Meanwhile, rural clinics implement much less ambitious initiatives: medically assisted treatment programs that distribute medications like buprenorphine, naltrexone, and suboxone to treat physical and psychic symptoms of addiction, but without accompanying professional and peer support networks, these initiatives fail to work against the underlying structures of harm.


Crisis-driven interventions do nothing to stop the problems they address– illicit economies continue to proliferate and define the emptied landscape while overdose resurrections and deaths rise over statistical expectations. Attempts at redevelopment and repair only arrest damage in space and time, “focus[ing] on stabilizing a present condition” in which exceptional forms of violence are made ordinary and invisible in their ubiquity (Masco 2017: S73). An attention to suffering as a sudden emergent crisis rather than slowly accumulating condition impresses an endless emergency whose urgency obscures the reproduction of failure embedded in the pursuit of the American dream.

Interpreting the apparent crises of addiction and abandonment as mirrors in which to consider the destructive effects of that dream builds on Foucault’s notion of the mirror as a reflective field in which to imagine “a kind of contestation… of the space in which we live” (1998: 179). Crises are a mirror held up to utopian expectations. Mirror images appear both real and unreal, simultaneously rendered with exacting fidelity to their referents and totally reversed. The backwards image looks right because it is familiar, but when anthropologists take that apparent rightness as a historically produced problem the mirror becomes a place to find “a kind of shadow that gives [us our] own visibility” (ibid.). A political critique of crisis narratives considers the devastating effects of opioids on American rural life through the material and affective infrastructures that emerge in a deindustrial landscape. By looking for what life in the shadow of utopia fails to become, a critical anthropology can address how that failure is marked, managed, and understood by the people whose worlds are defined by its effects, policy makers who govern them, treatment professionals who care for them, and researchers who study the conditions of their existence. Crisis’ self-evidence, studied in a mirror, might be found to be its opposite, an intricate and intimately constructed architecture and history of dispossession.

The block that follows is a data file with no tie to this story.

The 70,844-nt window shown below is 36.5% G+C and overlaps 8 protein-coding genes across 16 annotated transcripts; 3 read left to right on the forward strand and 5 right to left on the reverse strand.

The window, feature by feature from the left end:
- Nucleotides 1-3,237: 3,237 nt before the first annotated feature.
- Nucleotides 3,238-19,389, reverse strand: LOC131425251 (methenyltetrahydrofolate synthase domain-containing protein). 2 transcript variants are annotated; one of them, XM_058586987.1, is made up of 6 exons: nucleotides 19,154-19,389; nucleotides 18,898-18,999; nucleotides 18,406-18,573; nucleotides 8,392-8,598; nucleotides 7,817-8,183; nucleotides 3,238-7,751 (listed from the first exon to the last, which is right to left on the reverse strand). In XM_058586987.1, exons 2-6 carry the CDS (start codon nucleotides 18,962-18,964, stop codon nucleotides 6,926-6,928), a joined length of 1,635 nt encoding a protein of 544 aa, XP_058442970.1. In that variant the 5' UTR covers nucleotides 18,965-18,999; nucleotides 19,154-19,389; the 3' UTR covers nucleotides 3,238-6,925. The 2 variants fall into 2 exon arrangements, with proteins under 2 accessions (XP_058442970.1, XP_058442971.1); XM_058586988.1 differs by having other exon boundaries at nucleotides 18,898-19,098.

[i] The Centers for Disease Control (CDC) released a report in December of 2021 naming fentanyl as the leading cause of death for Americans between the ages of 18 to 45 (Ahmad et al 2021).

[ii] Late industrialism is a term proposed by Kim Fortun (2001, 2012) which refers to still on-going industrial processes at work in the shadow of the postindustrial service and knowledge-based economy. Fortun sees the late industrial as zones of wasted landscapes and toxic life created by the destructive entanglements “of business and governments, of law and politics, of war and farming, of natural and technical systems” (2012: 447).

[iii] Following Stoler’s (2013) use of “ruination” as a diagnostic entry point, I am interested in interpreting the epistemological and political effects made possible by seeing rural geographies as ruined, not claiming that they are, in fact, totally destroyed.

[iv]  Narcan, the brand name of Naloxone, is a drug used to rapidly reverse an opioid overdose used frequently by local police and DEA agents working in the area around ‘heroin highway.’

[v] The work of Rosalind Morris is essential to my theorization of impression, particularly her study of the deindustrial spaces of South African deep earth gold mines (see Morris 2018). 

[vi] The notion of “deconstructed homes” I owe to the conversation between anthropologists Alison Feser and Catherine Fennell cited in Feser’s dissertation Reproducing Photochemical Life in the Imaging Capital of the World (2020).

Sean Michael Muller is a PhD student in Anthropology at Columbia University. His research draws connections between addiction and deindustrialization by tracing how the opioid fentanyl crisis becomes a part of everyday life in rural northeastern New York State.